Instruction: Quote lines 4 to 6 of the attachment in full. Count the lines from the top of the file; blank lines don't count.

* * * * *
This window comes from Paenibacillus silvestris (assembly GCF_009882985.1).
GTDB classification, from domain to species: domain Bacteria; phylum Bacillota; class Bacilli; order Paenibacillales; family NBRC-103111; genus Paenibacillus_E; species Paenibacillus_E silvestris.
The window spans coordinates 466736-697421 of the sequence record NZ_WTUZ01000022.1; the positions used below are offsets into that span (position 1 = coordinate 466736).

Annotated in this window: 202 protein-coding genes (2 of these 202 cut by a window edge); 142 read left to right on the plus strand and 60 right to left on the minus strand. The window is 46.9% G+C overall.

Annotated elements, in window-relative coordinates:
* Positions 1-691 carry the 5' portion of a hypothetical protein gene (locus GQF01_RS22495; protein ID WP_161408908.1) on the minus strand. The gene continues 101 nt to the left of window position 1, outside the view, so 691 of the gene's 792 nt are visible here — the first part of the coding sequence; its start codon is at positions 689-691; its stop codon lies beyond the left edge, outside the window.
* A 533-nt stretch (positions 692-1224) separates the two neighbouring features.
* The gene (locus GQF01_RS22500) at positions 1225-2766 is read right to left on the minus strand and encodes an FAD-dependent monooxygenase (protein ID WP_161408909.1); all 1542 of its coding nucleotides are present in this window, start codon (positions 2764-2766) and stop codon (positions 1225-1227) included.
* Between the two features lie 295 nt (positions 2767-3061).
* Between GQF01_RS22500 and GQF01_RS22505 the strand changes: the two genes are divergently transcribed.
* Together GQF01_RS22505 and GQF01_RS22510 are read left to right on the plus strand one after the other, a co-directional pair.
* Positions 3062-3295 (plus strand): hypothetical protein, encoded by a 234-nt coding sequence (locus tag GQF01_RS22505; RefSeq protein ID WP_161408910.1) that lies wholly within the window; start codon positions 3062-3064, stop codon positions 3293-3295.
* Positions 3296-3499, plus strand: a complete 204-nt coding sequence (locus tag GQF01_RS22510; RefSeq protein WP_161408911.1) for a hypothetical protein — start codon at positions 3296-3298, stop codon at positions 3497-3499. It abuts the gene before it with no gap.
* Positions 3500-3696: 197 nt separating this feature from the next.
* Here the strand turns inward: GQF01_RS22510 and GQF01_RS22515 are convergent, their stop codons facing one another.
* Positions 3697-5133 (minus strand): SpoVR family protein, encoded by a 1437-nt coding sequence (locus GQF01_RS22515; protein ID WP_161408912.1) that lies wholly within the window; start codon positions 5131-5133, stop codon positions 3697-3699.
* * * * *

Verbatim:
Annotated in this window: 202 protein-coding genes (2 of these 202 cut by a window edge); 142 read left to right on the plus strand and 60 right to left on the minus strand. The window is 46.9% G+C overall.

Annotated elements, in window-relative coordinates:
* Positions 1-691 carry the 5' portion of a hypothetical protein gene (locus GQF01_RS22495; protein ID WP_161408908.1) on the minus strand. The gene continues 101 nt to the left of window position 1, outside the view, so 691 of the gene's 792 nt are visible here — the first part of the coding sequence; its start codon is at positions 689-691; its stop codon lies beyond the left edge, outside the window.